‘Mum, can you make me some finger puppets please?' Not an unusual request from my daughter, as she worked in the Early Childhood sector. She had noted that as their vocabulary increased, the children developed a fascination with either ‘farm' animals (cow, horse, sheep...) or ‘wild' animals (lion, elephant, giraffe...). However, they knew very little about our unique Australian fauna.
To extend this knowledge, my daughter asked me to make a set of a dozen puppets of typical Australian animals. A week or two later she excitedly reported ‘Mum, the kids love the puppets - but they really need a story to go with it!' So I wrote a story... after all, that's what mothers do, isn't it?
It wasn't long before work colleagues borrowed her resources. ‘We really need the story as a book for group time....' came the next request. A book! That was the last thing on my mind. But I could make a quilt with the story on it. And so the adventure began.
All the embroidery was completed as I travelled to work, ‘redeeming the time' for the 1½ hours / day... and found lots of encouragement from my fellow rail commuters! I discovered that it wasn't only kindergarteners who were unfamiliar with our animals - many adults knew very little about them either! So I ruminated on the best way to extend this knowledge ... and the second quilt was born.
The story quilt was hand-stitched in ‘stump work', or three-dimensional embroidery, using a wide variety of textures, threads and stitches; the text was back-stitched, and embellished with cross-stitch eucalypts (gum leaves and flowers). Each section features different stitches, and a variety of textures. I completed each panel by hand-stitching it, ‘quilt as you go' style.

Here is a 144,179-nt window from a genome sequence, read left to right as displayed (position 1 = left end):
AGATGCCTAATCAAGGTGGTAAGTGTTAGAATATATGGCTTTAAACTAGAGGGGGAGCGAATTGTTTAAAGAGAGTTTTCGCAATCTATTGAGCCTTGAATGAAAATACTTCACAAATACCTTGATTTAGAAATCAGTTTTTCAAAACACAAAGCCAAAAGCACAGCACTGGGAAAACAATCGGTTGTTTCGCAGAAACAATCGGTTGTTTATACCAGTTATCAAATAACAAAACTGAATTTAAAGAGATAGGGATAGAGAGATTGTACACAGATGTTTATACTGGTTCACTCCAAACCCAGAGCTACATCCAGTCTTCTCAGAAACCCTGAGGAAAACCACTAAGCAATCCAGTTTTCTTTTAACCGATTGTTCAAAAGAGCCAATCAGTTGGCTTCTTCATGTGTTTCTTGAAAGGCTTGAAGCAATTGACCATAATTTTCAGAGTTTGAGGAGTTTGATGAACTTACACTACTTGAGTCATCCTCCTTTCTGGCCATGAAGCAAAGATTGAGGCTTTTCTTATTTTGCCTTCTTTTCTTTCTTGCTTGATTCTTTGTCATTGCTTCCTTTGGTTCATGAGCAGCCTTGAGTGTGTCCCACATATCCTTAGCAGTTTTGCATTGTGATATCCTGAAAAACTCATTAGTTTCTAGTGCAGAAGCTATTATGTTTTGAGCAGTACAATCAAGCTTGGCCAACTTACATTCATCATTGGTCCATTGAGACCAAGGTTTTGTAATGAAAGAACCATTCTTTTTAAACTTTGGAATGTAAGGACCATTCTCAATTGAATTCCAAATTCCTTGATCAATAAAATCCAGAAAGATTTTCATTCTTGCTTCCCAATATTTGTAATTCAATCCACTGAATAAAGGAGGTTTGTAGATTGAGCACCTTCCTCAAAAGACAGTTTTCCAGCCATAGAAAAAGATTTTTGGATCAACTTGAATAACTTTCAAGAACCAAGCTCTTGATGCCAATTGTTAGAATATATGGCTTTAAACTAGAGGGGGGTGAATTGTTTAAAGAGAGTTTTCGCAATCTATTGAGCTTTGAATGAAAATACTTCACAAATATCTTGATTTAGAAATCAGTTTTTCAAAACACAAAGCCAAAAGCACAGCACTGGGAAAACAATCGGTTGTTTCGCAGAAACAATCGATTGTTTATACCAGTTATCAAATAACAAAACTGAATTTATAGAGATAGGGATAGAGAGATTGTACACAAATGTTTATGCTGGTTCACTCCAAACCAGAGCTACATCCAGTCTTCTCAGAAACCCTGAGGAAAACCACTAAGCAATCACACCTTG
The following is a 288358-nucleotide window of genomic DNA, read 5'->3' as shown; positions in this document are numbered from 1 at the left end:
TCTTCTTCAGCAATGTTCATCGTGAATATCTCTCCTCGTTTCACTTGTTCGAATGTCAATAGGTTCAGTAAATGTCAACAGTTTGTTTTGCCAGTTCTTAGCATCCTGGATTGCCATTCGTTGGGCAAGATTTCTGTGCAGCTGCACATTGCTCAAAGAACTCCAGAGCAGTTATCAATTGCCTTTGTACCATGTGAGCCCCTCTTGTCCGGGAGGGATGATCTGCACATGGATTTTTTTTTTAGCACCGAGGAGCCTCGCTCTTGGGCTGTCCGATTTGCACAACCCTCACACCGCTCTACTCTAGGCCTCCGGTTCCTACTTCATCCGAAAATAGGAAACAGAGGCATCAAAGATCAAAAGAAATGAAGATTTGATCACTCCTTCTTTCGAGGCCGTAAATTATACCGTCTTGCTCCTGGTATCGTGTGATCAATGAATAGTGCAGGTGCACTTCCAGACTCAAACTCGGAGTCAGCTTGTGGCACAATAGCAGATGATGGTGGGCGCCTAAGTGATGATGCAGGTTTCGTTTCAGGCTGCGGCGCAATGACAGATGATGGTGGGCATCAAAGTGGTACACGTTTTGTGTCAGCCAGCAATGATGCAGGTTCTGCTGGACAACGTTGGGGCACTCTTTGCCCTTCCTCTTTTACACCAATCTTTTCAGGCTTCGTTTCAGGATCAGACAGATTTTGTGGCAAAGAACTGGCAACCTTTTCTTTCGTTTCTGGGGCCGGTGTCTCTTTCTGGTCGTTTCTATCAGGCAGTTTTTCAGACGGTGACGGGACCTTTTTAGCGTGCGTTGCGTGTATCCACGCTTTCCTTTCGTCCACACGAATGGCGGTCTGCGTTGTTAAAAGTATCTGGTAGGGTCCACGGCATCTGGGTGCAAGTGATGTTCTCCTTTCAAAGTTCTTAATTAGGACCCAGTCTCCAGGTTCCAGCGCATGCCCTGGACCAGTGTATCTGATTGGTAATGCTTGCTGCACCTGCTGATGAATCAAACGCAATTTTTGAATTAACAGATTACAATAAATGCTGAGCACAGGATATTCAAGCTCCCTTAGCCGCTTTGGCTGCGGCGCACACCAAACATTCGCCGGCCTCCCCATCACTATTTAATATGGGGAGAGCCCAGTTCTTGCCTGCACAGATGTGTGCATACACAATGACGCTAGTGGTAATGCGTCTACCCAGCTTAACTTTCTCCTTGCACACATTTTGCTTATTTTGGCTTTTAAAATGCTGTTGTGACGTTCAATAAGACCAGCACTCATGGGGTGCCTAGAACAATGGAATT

The companion quilt was hand-worked in a modern adaptation of ‘black-work'... it's a bit like sketching, but with a needle and thread! However, the trick was to replicate the 3D picture, on a grid (the 32 count even-weave fabric), with repeated patterns in the design (a specific feature of black-work)! Additional information was printed onto fabric, with background photos of the animals' natural environments, to complete the panels of this quilt. This time I hand-pieced the entire top before assembly into the quilt, and hand quilting. I don't particularly enjoy stitching up and down straight lines, so the border quilting design of gum leaves, gum-nuts and flowers, was a welcome relief!
All in all, it took me about two and a half years to complete the quilts. With fear and trembling, I exposed my ‘baby' to the public at the Queensland Quilt Show 2009. To my astonishment, ‘Mrs Echidna's Dilemma' was awarded the ‘Viewer's Choice' First Prize!!
While the quilt was still ‘under construction', some friends in the art world saw my work, and encouraged me to consider applying for a Regional Arts Development Fund [RADF] grant to develop the ‘story quilt' into a ‘story book'. Others must have seen the potential, because the funding was granted - and now we have the book! What a ride it has been!
In May 2011, the book was awarded a bronze 'IPPY' [Independent Publishers] medallion in New York. Mrs Echidna's Dilemma is now in its 2nd printing, released September 2011. The animal science on the opposing pages has been updated, under the guidance of a world authority on echidnas! It is being embraced by the education world, as a great example of the multi-modal approach to teaching literacy.